How to Plan for Consolidating Cell, Business, and Home Phones
written by: Regina Woodard•edited by: Rebecca Scudder•updated: 8/31/2010
Consolidating cell, business, and home phone lines can be a great lifting of stress and financial commitment. Consolidating all three of these things means you can still easily take your work with you or keep in contact with family and friends.
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In our world of communication, it doesn't seem all that strange to see people carrying two or more phones. For business professionals, there may be a ton of phone lines to keep track of - there's the business lines, the business cell, the personal cell, the home phone, a fax line, etc. With so many phones and phone lines, it's easy to see how one could get lost in the sea of technology or how one could feel the mounting pressure of paying all those bills.
In our economy today, the best way to handle all of those phones is to consolidate. This is a much easier task than you would think, as consolidating cell, business, and home phones can eliminate the stress of too many phones, while still being able to maintain the active lifestyle a business professional needs to stay in the loop.
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Consolidating simply means to combine separate items together in order to make a better and more manageable package.
If you're considering consolidating your cell, business, and home phone lines, all you need is a plan on what your end goal will be. By this, you need to plan on how people will get hold of you, whether or not you need separate phones (like business and personal), and if you need separate numbers.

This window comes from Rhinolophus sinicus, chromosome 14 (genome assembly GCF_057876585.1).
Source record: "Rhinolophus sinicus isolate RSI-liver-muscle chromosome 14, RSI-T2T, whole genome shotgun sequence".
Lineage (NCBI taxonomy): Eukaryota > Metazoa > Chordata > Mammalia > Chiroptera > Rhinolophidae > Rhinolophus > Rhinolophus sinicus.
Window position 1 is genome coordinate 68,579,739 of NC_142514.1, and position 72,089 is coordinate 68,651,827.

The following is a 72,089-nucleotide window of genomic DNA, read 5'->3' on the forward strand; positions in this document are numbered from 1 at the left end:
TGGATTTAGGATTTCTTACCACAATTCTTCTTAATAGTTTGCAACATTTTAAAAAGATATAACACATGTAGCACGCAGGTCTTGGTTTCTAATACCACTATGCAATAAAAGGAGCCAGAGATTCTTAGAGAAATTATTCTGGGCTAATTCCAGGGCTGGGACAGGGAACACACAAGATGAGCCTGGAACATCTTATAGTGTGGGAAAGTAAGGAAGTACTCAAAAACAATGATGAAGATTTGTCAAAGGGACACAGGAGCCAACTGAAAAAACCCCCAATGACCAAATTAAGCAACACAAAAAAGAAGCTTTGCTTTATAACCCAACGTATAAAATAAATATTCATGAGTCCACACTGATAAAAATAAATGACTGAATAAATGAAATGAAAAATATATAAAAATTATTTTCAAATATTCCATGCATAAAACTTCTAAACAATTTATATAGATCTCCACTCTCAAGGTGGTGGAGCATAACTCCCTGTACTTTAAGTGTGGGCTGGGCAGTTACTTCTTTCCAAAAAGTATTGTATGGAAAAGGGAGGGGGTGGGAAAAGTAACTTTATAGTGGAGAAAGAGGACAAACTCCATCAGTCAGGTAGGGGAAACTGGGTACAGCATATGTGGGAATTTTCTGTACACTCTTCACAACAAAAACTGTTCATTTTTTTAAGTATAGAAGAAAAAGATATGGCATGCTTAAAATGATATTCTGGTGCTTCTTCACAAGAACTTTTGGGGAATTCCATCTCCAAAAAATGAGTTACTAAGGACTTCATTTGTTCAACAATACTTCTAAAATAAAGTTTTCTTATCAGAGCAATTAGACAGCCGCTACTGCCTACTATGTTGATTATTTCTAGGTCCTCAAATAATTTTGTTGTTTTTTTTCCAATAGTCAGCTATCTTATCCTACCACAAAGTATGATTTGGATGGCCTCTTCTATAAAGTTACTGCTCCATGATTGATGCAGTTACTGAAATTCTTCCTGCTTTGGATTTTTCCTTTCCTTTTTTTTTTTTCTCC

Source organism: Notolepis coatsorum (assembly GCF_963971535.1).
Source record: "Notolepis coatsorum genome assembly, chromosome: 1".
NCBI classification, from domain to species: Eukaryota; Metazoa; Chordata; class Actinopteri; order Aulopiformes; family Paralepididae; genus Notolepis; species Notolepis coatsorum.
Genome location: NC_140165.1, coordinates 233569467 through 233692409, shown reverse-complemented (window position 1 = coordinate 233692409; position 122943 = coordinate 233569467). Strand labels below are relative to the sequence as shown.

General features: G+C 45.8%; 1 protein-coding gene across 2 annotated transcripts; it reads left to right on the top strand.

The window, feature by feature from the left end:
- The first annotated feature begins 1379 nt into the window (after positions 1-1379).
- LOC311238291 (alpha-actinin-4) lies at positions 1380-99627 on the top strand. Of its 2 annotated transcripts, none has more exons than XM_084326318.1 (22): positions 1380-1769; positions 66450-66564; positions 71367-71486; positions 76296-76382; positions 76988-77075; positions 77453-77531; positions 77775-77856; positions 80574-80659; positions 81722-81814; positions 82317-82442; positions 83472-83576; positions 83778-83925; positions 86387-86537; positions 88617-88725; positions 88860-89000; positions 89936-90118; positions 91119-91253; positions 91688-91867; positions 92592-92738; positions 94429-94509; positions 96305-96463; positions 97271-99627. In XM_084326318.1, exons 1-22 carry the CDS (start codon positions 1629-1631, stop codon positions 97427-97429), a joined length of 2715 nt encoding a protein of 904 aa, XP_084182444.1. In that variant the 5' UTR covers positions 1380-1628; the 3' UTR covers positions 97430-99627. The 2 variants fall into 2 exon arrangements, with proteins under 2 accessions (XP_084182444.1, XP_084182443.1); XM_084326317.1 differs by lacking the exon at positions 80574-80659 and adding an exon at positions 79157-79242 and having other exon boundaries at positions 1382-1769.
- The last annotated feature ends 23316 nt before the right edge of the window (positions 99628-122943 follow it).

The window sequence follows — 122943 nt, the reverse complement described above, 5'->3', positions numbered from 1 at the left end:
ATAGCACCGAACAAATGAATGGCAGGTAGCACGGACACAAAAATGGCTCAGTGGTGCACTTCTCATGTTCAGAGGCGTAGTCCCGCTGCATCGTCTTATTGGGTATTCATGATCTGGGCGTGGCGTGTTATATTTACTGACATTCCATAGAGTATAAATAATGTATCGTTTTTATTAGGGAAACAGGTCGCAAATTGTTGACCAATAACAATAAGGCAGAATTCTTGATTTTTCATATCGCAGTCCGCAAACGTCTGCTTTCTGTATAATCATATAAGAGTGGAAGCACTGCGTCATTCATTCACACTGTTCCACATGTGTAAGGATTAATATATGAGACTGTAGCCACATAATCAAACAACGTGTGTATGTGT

There are a couple of steps to consider before you get started.
Figure out how many phones you want/need. This is of course very important, as this dictates what and how many numbers you will use and where certain calls will go to where. Ideally, you should aim for 3 phones - a business phone, a cell phone, and a home phone.
Figure out which numbers to keep. Ideally, you should try and keep any business lines the same, unless you have a way to notify clients and vendors of a change in the number. The same goes for home phone lines and cell phones.
Check your bill. In this regard, it may be a good idea to see if you can bundle certain phones with one plan. For instance, if you have a business cell phone and a personal one, see if you can get a deal from your current cell phone provider. It's cheaper to use only one provider, but if you feel that one provides better service than the other, switch to the one that has better service.
Use alternative means. Depending on the type of business and employees, you may be able to utilize alternative means instead of spending for a monthly phone bill. For instance, if you run a small home business, you may want to look into getting a Magic Jack to have both a home and business line. Keep in mind that this system is based on having a good and steady internet connection; there are benefits, but also disadvantages if the Internet goes out due to poor signal or an outage. This is a product people either love or hate- check opinions before you get one for yourself.
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Consolidating your phone lines may mean combining numbers or phones together. Consolidating of course means different things for different people, depending on what you use your phones for. An individual, for instance, may not need a land line if they have a cell phone for both business and personal use. The sophistication of smart phones allow for people to check email, text, and even voice mail on the go. A smart phone may work for a single person, as it combines the advantages of a personal, business, and cell phone needs.
If you have need, there are options for receiving faxes that do not require a dedicated line.
On the other hand, someone with a family may need to keep a land line, if just to allow others to receive and make phone calls. For this, having a business cell phone plus a land line may work out better.
In the end, you want to ensure that you have a manageable number of phone lines. Most phone providers have the ability for call forwarding and number blocking; using these two features can eliminate a phone line, while also making sure that certain people don't have access to a personal number.